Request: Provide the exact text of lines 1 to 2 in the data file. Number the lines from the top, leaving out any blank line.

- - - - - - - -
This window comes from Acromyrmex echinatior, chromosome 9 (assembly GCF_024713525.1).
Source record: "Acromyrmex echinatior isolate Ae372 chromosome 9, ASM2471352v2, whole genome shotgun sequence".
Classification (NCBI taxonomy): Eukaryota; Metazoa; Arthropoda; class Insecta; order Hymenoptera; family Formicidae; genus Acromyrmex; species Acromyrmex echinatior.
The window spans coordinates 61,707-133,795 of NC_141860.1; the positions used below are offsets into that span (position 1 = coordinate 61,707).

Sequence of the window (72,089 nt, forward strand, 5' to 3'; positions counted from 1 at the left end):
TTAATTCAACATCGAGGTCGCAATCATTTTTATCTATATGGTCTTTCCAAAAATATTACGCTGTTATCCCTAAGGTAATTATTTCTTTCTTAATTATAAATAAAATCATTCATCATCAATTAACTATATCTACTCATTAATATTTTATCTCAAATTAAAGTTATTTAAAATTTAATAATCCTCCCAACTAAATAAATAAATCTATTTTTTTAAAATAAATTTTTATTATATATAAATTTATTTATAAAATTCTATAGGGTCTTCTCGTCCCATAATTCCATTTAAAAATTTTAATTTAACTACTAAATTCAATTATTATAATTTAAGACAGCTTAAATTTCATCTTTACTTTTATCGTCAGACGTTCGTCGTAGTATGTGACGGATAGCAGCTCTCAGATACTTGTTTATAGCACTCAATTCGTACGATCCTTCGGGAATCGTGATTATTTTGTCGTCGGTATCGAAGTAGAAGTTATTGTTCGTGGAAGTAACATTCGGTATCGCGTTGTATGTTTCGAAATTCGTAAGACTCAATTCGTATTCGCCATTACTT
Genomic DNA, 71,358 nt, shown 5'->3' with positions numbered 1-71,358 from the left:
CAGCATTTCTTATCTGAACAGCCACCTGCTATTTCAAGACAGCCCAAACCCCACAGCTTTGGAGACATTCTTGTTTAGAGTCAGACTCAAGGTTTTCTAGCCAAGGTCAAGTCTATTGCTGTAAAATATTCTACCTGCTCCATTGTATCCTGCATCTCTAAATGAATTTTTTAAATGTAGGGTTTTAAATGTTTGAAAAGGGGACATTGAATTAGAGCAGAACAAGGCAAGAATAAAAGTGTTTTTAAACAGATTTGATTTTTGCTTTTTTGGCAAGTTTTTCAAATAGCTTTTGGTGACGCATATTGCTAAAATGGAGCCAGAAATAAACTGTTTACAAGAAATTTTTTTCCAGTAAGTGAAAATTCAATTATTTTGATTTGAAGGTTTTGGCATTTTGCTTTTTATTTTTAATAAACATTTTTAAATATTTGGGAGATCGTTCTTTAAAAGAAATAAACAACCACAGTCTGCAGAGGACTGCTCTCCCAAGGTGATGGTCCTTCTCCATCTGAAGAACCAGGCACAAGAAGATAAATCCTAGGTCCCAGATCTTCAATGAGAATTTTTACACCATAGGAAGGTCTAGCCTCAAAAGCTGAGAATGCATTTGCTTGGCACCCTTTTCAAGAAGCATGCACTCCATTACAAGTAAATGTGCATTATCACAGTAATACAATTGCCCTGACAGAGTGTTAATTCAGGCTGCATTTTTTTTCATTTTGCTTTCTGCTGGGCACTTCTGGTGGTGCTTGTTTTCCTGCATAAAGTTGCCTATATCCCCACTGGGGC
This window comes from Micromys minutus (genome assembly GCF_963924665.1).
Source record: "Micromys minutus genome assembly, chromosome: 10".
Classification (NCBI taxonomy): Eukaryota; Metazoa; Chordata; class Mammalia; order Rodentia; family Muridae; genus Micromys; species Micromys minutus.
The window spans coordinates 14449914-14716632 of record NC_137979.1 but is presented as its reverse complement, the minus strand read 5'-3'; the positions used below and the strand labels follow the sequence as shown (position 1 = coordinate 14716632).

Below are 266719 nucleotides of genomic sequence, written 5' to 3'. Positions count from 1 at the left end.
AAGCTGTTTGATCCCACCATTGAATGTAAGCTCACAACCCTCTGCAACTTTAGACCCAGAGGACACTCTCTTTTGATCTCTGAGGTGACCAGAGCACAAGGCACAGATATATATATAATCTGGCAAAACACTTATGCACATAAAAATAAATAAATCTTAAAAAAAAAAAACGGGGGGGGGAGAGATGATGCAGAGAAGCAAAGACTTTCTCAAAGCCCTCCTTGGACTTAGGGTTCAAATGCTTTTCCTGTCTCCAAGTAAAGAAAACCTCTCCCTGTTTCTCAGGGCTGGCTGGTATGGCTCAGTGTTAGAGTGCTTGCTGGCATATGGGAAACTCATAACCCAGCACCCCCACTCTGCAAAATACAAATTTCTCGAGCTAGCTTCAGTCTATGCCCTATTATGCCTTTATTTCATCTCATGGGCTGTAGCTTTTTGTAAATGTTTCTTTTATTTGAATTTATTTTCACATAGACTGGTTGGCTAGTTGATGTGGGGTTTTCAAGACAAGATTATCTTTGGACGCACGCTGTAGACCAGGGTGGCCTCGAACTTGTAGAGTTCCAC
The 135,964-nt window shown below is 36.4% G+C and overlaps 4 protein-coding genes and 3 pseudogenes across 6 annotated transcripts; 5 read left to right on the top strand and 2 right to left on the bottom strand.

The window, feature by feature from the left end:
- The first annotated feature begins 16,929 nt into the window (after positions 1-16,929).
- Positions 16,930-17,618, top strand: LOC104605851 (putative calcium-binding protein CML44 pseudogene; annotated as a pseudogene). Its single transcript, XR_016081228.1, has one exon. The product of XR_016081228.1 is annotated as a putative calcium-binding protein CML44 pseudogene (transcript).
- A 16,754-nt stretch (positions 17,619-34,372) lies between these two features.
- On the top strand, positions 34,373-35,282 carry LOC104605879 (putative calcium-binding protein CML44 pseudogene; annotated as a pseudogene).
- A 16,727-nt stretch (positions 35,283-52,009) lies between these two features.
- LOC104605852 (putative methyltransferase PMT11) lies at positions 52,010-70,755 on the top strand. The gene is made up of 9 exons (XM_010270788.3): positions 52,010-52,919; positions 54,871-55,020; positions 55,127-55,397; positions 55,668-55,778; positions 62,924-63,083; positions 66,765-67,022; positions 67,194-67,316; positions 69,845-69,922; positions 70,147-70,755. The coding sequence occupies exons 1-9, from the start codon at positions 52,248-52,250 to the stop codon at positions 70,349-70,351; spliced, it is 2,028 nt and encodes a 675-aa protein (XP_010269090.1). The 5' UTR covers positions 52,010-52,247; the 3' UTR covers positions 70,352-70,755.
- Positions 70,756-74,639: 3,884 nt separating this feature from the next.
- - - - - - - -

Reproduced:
This window comes from Acromyrmex echinatior, chromosome 9 (assembly GCF_024713525.1).
Source record: "Acromyrmex echinatior isolate Ae372 chromosome 9, ASM2471352v2, whole genome shotgun sequence".